Monday, November 7, 2011

Ja'ek Hollow

Ja'ek Hollow, one of the main characters. Flip this is old. . .

An Excerpt


I'm very excited to be writing again! So excited I had to share a bit. This is a short excerpt from Chapter Three of book one. You of course are not expected to understand exactly what's going on, since this is right in the middle. But enjoy anyway!
This is also likely the longest excerpt I will ever post.
Solar Kingdoms Trilogy: Vol I, Crown of Ashes
Chapter Three
A Prince Should Wear Red
Roary woke with a groan. His head was pounding and he ached all over. Slowly he opened his eyes and tried to focus, only to find his face was practically pressed against a wall. He put a hand to the wall to push himself over but he stopped. There was a bandage wrapped around his hand. He shifted a little and pulled his other arm out from underneath him to look at that hand. It too was bandaged.
The pain was gone from them, he realized. That was interesting. He shrugged it off and rolled over, grunting as his stiff muscles protested. As he turned his feet touched the cold metal floor and he lifted his head to look, wincing some. They’d taken his boots. Why had they taken his boots?
He groaned and put his head back down. Once he was on his back he blinked a few more times trying to get his eyes to focus better in the dim light of the tiny room.
As they did so he felt his throat tighten. “Oh Sun and Stars,” he croaked. The room was indeed tiny. It was completely smooth metal, walls, floor, and ceiling. He could just make out the outline of a door, but there was no handle on this side. Worst of all however were the two wrist manacles hanging from the ceiling, right in the center of the room.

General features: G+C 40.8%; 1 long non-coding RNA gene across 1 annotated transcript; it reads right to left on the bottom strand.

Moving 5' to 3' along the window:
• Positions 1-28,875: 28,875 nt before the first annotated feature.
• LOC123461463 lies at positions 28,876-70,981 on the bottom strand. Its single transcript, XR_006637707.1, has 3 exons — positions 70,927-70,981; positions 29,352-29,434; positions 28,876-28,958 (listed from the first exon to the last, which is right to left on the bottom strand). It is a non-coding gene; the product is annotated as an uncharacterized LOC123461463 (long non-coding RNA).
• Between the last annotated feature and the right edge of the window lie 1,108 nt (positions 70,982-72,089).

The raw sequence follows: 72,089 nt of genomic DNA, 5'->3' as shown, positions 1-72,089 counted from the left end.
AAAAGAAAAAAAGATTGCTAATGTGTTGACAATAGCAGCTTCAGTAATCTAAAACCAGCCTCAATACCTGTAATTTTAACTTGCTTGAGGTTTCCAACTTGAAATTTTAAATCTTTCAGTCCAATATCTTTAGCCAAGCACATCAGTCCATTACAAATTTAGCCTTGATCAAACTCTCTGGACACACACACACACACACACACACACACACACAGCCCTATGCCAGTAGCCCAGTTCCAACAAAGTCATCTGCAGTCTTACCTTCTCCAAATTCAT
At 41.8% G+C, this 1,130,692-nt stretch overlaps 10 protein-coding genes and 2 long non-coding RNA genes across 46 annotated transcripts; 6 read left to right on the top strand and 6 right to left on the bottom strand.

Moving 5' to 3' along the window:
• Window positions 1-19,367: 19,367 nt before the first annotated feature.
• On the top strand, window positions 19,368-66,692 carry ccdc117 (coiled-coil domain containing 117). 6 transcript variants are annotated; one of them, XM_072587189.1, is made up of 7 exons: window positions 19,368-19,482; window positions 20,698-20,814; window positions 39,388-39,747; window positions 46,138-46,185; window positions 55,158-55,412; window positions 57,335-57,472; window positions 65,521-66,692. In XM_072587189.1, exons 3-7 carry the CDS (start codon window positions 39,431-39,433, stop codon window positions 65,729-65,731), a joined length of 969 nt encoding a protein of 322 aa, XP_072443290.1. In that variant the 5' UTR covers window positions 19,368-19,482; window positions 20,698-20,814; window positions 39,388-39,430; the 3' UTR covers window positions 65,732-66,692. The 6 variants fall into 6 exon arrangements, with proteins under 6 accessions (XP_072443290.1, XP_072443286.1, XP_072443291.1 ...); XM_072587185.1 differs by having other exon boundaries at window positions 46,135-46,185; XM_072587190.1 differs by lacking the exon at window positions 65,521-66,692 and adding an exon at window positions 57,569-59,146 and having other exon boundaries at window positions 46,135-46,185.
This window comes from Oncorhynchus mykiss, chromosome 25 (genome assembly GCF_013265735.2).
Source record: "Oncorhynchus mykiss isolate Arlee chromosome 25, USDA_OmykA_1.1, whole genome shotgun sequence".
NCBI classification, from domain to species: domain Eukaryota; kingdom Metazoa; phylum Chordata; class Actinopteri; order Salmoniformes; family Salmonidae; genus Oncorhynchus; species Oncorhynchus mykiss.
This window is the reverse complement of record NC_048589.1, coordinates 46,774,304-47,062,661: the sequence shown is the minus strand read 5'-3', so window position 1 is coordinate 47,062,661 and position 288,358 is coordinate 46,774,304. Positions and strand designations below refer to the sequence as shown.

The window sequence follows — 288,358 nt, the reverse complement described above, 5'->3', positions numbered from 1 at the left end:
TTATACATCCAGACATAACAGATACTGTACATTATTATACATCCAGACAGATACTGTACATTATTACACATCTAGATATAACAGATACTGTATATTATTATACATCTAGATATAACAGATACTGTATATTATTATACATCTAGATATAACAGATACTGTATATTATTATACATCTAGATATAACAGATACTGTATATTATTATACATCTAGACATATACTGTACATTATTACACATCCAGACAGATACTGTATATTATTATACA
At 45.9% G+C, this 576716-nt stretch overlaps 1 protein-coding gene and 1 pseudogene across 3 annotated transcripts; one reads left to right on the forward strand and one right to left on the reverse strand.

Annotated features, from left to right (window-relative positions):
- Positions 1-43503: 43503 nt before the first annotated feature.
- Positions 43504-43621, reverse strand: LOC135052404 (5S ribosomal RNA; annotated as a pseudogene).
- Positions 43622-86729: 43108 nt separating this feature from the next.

Despite his suspicion, and arguably valid fear, that he was very soon going to be hanging from those things, he couldn’t move. Whatever sleeping spell had been used on him had been a strong one. His body still felt weak and heavy. Turning over had been an effort in itself. Standing up would likely only land him back on the floor, with fresh bruises.
It took only a few moments of lying there to realize he just wanted to sleep still. As uncomfortable as he was on this cold metal floor, his eyes were so heavy. But he was on a strange ship and Ulverick only knew what was about to happen to him. And what of the Queen? Was she alright? Or had that pirate done something to her already? The thought made him queasy and it jolted him awake again. He turned over and grimaced, feeling more pain rush his head. On his hands and knees now he pressed his forehead to the cold floor, steadying himself before he attempted so push himself to his feet, intending —though it might be useless— to pound on the door and demand to know where Queen Avalette was, to know what was going on. Only he got halfway to his feet and his head spun violently. The floor rushed up to meet him again and he lost himself in a wave of blackness.
His next awareness was of a booted foot turning him over. “You really shouldn’t have tried to stand up on your own,” that slightly grating voice was the last thing Roary wanted to hear upon waking.
“Get your bleeding boot out of my ribs,” Roary snarled, reaching a hand out to try to push the man’s leg away. It didn’t end up being necessary, as the man complied, stepping back but staying bent at the waist over Roary.